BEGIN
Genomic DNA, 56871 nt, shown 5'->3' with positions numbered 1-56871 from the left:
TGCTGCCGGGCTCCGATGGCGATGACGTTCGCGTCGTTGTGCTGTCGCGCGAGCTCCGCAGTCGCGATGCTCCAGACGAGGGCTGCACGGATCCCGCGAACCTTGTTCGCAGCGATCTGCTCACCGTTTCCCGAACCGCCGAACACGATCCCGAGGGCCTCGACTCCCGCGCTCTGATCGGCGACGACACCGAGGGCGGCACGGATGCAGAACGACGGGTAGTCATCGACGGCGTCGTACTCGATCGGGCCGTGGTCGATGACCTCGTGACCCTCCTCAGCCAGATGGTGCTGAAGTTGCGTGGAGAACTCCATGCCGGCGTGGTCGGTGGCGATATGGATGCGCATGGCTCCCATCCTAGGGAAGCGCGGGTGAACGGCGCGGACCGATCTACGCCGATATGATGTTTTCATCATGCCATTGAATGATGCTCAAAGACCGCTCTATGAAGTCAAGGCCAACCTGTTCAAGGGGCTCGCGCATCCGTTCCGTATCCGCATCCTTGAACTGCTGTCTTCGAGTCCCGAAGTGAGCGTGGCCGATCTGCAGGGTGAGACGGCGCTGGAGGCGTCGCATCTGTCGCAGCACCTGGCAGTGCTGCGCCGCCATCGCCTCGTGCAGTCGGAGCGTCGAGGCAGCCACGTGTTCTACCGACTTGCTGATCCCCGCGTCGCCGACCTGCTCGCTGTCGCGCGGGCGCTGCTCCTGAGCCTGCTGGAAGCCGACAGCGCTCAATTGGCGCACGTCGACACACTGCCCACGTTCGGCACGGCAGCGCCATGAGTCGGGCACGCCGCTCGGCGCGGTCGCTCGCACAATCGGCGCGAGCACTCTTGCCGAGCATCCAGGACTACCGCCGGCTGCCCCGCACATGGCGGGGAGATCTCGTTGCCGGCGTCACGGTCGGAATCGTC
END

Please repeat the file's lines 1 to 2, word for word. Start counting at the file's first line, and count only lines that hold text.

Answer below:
Genomic DNA, 56871 nt, shown 5'->3' with positions numbered 1-56871 from the left:
TGCTGCCGGGCTCCGATGGCGATGACGTTCGCGTCGTTGTGCTGTCGCGCGAGCTCCGCAGTCGCGATGCTCCAGACGAGGGCTGCACGGATCCCGCGAACCTTGTTCGCAGCGATCTGCTCACCGTTTCCCGAACCGCCGAACACGATCCCGAGGGCCTCGACTCCCGCGCTCTGATCGGCGACGACACCGAGGGCGGCACGGATGCAGAACGACGGGTAGTCATCGACGGCGTCGTACTCGATCGGGCCGTGGTCGATGACCTCGTGACCCTCCTCAGCCAGATGGTGCTGAAGTTGCGTGGAGAACTCCATGCCGGCGTGGTCGGTGGCGATATGGATGCGCATGGCTCCCATCCTAGGGAAGCGCGGGTGAACGGCGCGGACCGATCTACGCCGATATGATGTTTTCATCATGCCATTGAATGATGCTCAAAGACCGCTCTATGAAGTCAAGGCCAACCTGTTCAAGGGGCTCGCGCATCCGTTCCGTATCCGCATCCTTGAACTGCTGTCTTCGAGTCCCGAAGTGAGCGTGGCCGATCTGCAGGGTGAGACGGCGCTGGAGGCGTCGCATCTGTCGCAGCACCTGGCAGTGCTGCGCCGCCATCGCCTCGTGCAGTCGGAGCGTCGAGGCAGCCACGTGTTCTACCGACTTGCTGATCCCCGCGTCGCCGACCTGCTCGCTGTCGCGCGGGCGCTGCTCCTGAGCCTGCTGGAAGCCGACAGCGCTCAATTGGCGCACGTCGACACACTGCCCACGTTCGGCACGGCAGCGCCATGAGTCGGGCACGCCGCTCGGCGCGGTCGCTCGCACAATCGGCGCGAGCACTCTTGCCGAGCATCCAGGACTACCGCCGGCTGCCCCGCACATGGCGGGGAGATCTCGTTGCCGGCGTCACGGTCGGAATCGTC